This type of analysis of globalization, which seeks to map the strategic sites with hyperconcentration of resources as well as the cross-border networks that link these sites and others, helps us understand to what extent there is a specific geography of globalization and the fact that it is not a planetary event encompassing all of the world. It is, furthermore, a changing geography, one that has undergone multiple, often specialized transformations over the last few centuries and over the last two decades, and most recently has come to include electronic space.

Today, partly as a result of the new technologies, the spatial correlates of the center can assume several geographic forms, ranging from the CBD (central business district) to a new global grid of cities. Simplifying one could identify three forms of centrality today.

First, while there is no longer a direct relation between centrality and geographic entities such as the downtown, the CBD remains a key form of centrality. But the CBD in major international business centers is one profoundly reconfigured by technological and economic change. ...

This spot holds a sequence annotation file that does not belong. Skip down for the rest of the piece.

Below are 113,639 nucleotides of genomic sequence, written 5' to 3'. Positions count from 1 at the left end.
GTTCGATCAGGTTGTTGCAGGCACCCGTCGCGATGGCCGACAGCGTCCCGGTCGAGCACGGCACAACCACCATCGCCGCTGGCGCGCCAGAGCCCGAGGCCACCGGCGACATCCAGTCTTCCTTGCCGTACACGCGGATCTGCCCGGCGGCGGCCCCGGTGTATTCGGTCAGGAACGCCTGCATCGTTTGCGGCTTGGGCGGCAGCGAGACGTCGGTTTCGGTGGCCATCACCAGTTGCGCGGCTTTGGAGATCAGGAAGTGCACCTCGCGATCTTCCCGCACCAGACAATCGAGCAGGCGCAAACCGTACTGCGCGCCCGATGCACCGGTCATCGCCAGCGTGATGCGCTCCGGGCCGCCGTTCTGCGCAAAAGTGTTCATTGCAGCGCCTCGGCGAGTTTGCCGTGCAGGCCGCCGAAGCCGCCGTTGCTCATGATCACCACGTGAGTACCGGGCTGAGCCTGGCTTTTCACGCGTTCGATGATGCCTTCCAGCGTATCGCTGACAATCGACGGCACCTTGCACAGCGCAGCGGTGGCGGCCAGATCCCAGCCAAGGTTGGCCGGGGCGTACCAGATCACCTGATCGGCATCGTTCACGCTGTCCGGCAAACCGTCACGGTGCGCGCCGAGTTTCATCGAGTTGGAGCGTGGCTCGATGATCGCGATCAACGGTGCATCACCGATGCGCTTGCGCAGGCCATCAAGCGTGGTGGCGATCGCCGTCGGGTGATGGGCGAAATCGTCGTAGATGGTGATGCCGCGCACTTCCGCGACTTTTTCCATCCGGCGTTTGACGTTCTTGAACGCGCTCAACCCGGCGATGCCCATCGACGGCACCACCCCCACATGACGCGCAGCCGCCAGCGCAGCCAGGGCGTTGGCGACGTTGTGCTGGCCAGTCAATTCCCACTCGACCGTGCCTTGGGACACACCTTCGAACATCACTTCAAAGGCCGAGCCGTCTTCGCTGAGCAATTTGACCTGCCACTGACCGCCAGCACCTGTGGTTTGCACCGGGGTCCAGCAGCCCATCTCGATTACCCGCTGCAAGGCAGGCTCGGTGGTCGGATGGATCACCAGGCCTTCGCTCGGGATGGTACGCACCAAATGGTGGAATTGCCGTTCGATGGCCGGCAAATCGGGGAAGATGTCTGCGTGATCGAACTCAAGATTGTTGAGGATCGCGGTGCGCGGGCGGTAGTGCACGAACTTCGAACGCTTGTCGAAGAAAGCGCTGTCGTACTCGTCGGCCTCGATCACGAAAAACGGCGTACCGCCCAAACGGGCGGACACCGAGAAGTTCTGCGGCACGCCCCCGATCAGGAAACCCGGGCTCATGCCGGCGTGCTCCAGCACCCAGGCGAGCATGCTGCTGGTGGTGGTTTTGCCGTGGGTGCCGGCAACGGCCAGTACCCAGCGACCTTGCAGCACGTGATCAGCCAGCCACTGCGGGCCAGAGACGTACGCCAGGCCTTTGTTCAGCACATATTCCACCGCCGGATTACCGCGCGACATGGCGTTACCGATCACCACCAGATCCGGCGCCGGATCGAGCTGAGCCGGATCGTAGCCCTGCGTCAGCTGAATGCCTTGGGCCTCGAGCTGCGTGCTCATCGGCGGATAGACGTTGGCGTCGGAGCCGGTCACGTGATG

Second, the center can extend into a metropolitan area in the form of a grid of nodes of intense business activity. ... Insofar as these various nodes are articulated through cyberroutes or digital highways, they form a grid that is a geographic correlate of the most advanced type of "center." The places that fall outside this new grid of digital highways, however, are peripheralized. This grid of nodes represents, in my analysis a reconstitution of the concept of region. Far from neutralizing geography, the grid is likely to be embedded in conventional forms of transport infrastructure, notably rapid rail and highways connecting to airports. ...
(Compare this to the Silicon Valley notion that the diameter of the cluster is defined by a 2-hour drive.)

Third, we are seeing the formation of a transterritorial "center" constituted via telematics and intense economic transactions. It consists of the multiple and diversifying inter-city links that take place partly in electronic markets and transactions and partly through the intensifying circulation of goods, information, firms, and workers. In this regard this is both a territorialized and deterritorialized space of centrality. It requires both a specific logic for territorial development and the infrastructure for global networking technologies.